Der November ist nicht gerade dafür bekannt, ein guter Reisemonat für England zu sein. Aber in diesem Jahr zeigte sich London von seiner sonnigen Seite und so konnte die 10c den Norden, Osten, Süden und Westen dieser groß(artig)en Stadt ohne den typischen Regen „erwandern“.
Aber der November 2019 ist nicht nur irgend ein Monat, er gibt Anlass zum Gedenken und für Feierlichkeiten sowohl in London als auch in Berlin. Während in Berlin „30 Jahre Mauerfall“ im Mittelpunkt des Gedenkens stand, zierten in England viele rote „Poppies“ (Mohnblumen) die Revers von Politikern, älteren Herren, schick gekleideten Business-Frauen, der Queen (Sie trug sogar 5!) und … der Beethoven-Schülerinnen und Schülern.
Um der Gefallenen der Weltkriege zu gedenken, tragen viele Menschen bereits an den Tagen vor dem Remembrance Day, dem 11. November, eine rote Mohnblume aus Papier oder als Metallanstecker.
Unsere Austauschschüler von der Westminster School in London gehen mit ihren Klassen regelmäßig in den Gottesdienst in der berühmten Krönungskirche Westminster Abbey, die direkt neben der Schule liegt. Um den Remembrance Day gibt es Erinnerungsgottesdienste, in denen auch für die Westminster-Schüler gebetet wird, die in den Kriegen gefallen sind.
In diesem Jahr durfte zum ersten Mal ein Beethoven-Schüler eine Rede in der Westminster Abbey halten. Fabian Leithäuser (10c) beeindruckte mit seiner Rede von der Kanzel (siehe unten) die Schulgemeinschaft. „A remarkable speech“, lobte ihn nicht nur der Direktor der altehrwürdigen Westminster School. Für die ganze Austauschgruppe war die Reise nach London und der Aufenthalt an dieser Schule, die z.B. auch Andrew Lloyd Webber und Peter Ustinov, aber auch der Architekt der St. Paul‘s Cathedral Christopher Wren besucht haben, eine wirklich beeindruckende Erfahrung.
Thank you, Mr. Hopwood and the German Department of Westminster School for this wonderful cooperation. We are looking forward to our Beethoven-Westminster-Exchange 2020!
Westminster Abbey, November 9th, 2019 - Speech by Fabian Leithäuser, 10c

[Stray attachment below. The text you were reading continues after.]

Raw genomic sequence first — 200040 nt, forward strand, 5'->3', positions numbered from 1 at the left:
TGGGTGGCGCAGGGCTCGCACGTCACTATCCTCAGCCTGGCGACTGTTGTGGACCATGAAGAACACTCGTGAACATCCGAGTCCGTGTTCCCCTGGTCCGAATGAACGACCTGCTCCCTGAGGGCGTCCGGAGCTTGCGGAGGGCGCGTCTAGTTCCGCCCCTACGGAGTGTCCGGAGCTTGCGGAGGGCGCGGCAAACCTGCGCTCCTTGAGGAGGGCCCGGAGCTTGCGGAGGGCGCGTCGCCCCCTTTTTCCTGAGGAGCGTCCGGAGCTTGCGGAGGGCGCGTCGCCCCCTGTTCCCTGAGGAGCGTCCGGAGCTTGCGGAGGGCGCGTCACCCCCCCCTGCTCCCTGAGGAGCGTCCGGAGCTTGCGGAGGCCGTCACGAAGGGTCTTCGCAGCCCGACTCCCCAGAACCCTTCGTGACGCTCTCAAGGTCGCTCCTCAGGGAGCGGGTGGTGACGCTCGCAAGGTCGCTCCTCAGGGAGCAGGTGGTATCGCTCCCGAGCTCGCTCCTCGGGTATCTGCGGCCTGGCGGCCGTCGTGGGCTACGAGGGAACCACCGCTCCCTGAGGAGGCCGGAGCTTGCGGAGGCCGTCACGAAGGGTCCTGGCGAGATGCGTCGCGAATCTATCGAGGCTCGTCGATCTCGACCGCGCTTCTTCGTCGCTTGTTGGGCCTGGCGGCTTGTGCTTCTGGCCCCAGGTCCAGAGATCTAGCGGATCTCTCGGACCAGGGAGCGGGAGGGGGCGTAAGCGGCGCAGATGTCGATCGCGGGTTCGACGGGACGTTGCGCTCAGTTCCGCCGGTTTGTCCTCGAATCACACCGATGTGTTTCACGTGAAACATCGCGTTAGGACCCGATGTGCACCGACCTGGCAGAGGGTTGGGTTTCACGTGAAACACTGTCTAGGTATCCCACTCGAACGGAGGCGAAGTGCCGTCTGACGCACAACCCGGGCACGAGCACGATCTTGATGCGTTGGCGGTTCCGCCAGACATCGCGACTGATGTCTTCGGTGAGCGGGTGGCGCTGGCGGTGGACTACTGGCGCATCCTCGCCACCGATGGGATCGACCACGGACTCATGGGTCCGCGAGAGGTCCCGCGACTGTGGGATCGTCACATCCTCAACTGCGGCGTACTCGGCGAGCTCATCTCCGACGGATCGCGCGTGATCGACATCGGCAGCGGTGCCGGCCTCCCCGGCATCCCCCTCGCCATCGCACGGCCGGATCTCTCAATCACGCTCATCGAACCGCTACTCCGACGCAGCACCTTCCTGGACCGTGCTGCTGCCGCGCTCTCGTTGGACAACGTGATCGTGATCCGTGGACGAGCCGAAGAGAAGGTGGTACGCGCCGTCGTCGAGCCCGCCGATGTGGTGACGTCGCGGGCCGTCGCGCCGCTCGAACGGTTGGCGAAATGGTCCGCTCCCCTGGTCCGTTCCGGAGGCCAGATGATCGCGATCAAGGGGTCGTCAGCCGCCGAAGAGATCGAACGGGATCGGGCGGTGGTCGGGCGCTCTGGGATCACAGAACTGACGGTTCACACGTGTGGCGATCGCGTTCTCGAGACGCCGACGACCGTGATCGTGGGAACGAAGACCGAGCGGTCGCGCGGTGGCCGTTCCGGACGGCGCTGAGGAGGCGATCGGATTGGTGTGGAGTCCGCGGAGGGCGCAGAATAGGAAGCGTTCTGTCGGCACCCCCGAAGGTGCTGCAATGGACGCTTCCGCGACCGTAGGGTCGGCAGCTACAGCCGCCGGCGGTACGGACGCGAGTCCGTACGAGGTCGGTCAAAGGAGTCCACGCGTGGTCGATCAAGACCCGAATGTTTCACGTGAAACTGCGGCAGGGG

When I was attending primary school in western London for 2 years, many years ago, I was given a poppy to wear in November by my class teacher. I did not understand too clearly what this was meant for, and even less did I question, whether I, as a German, would be entitled to wear this symbol at all.
Now, being back in Britain, I am experiencing how present the grief for the fallen of WW I still is in this country, and I notice the difference: In the German historic memory, the first World War ended 2 days before the armistice. On November 9th the Kaiser went into exile in the Netherlands, in Berlin politicians of the social democratic and the communist party proclaimed Germany to be a republic, a revolution started. And this date, the 9th of November, turned out to be a fateful mark for my country for the whole century. Five years later this date saw the first attempt of Adolf Hitler to stage a coup to rise to power. Another fifteen years later, when Hitler had already destroyed the first democracy in Germany, on the 9th of November 1938, the Nazis organized widespread attacks on Jewish shops, synagogues, people. Many buildings were destroyed, many German Jews were beaten up, dragged into concentration camps, many were killed. This is the darkest of the 9ths of Novembers we commemorate in German history. It was the day when the prosecution of Jews became a public indication of what the inhuman ambition of Hitler and his Nazis would be in the end: the holocaust.
And then - in 1989 the 9th of November marked the happiest day for Germans in the 20th century: After the total defeat and destruction at the end of World War II, after occupation and partition and confrontation during the Cold War the communist Eastern Germany finally collapsed and opened the wall that had divided our country for nearly 30 years. Looking back at all these turns of history happening at this special date it is not surprising, that from a German perspective November 1918 is pushed into the background a little.
But although by now more than 100 years have passed since November 1918, since the end of World War I, there is a way to pull this first mass catastrophe of modern time back into our life. The youngest Soldiers that gave their lives in this war for the Countries they belonged to, Britain and Germany, were 15 years old, they were of our age. There was a boy named John Condon, serving in the Royal Irish Regiment, who died in 1915 from a German gas-attack near Ypres. There was boy named Paul Mauk, who served in the Badische Infanterie Regiment 113, killed during a battle in the North of France near Arras in the spring of 1915. And it is them, boys of our age, that we should feel very close to. They died before they could grow up, before they could vote, could influence the course of their country. They were killed before they could prevent the rise of Nazi-dictatorship in Germany, or the policy of appeasement in Britain. They could not have children or grandchildren that would fight the causes of our time, be it Brexit or climate change. And it is for them that I would never hesitate to wear a poppy.